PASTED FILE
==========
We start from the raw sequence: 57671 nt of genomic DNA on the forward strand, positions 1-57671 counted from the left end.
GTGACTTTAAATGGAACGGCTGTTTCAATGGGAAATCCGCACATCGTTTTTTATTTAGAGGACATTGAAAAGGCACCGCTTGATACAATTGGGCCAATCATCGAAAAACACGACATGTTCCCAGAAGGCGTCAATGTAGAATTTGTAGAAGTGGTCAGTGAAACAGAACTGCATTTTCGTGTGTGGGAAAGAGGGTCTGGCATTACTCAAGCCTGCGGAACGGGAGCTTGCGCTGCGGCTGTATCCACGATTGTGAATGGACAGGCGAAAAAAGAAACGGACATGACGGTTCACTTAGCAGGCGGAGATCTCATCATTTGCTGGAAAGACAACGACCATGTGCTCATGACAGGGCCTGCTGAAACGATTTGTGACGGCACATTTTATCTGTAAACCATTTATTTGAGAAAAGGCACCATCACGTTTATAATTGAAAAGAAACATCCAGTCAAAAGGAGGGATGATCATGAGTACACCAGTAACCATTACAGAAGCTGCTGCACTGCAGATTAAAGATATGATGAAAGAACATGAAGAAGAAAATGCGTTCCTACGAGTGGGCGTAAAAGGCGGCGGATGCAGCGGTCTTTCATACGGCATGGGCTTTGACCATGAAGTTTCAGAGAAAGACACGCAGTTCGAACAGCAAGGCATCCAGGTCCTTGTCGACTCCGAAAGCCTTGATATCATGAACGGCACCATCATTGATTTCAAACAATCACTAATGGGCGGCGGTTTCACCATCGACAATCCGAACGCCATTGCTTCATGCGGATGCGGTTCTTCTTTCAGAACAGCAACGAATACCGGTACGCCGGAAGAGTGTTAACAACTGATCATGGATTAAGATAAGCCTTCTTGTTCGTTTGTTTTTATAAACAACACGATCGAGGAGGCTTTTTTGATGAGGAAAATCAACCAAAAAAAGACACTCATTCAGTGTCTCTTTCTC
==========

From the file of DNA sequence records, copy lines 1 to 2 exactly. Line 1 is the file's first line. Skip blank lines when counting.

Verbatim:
We start from the raw sequence: 57671 nt of genomic DNA on the forward strand, positions 1-57671 counted from the left end.
GTGACTTTAAATGGAACGGCTGTTTCAATGGGAAATCCGCACATCGTTTTTTATTTAGAGGACATTGAAAAGGCACCGCTTGATACAATTGGGCCAATCATCGAAAAACACGACATGTTCCCAGAAGGCGTCAATGTAGAATTTGTAGAAGTGGTCAGTGAAACAGAACTGCATTTTCGTGTGTGGGAAAGAGGGTCTGGCATTACTCAAGCCTGCGGAACGGGAGCTTGCGCTGCGGCTGTATCCACGATTGTGAATGGACAGGCGAAAAAAGAAACGGACATGACGGTTCACTTAGCAGGCGGAGATCTCATCATTTGCTGGAAAGACAACGACCATGTGCTCATGACAGGGCCTGCTGAAACGATTTGTGACGGCACATTTTATCTGTAAACCATTTATTTGAGAAAAGGCACCATCACGTTTATAATTGAAAAGAAACATCCAGTCAAAAGGAGGGATGATCATGAGTACACCAGTAACCATTACAGAAGCTGCTGCACTGCAGATTAAAGATATGATGAAAGAACATGAAGAAGAAAATGCGTTCCTACGAGTGGGCGTAAAAGGCGGCGGATGCAGCGGTCTTTCATACGGCATGGGCTTTGACCATGAAGTTTCAGAGAAAGACACGCAGTTCGAACAGCAAGGCATCCAGGTCCTTGTCGACTCCGAAAGCCTTGATATCATGAACGGCACCATCATTGATTTCAAACAATCACTAATGGGCGGCGGTTTCACCATCGACAATCCGAACGCCATTGCTTCATGCGGATGCGGTTCTTCTTTCAGAACAGCAACGAATACCGGTACGCCGGAAGAGTGTTAACAACTGATCATGGATTAAGATAAGCCTTCTTGTTCGTTTGTTTTTATAAACAACACGATCGAGGAGGCTTTTTTGATGAGGAAAATCAACCAAAAAAAGACACTCATTCAGTGTCTCTTTCTC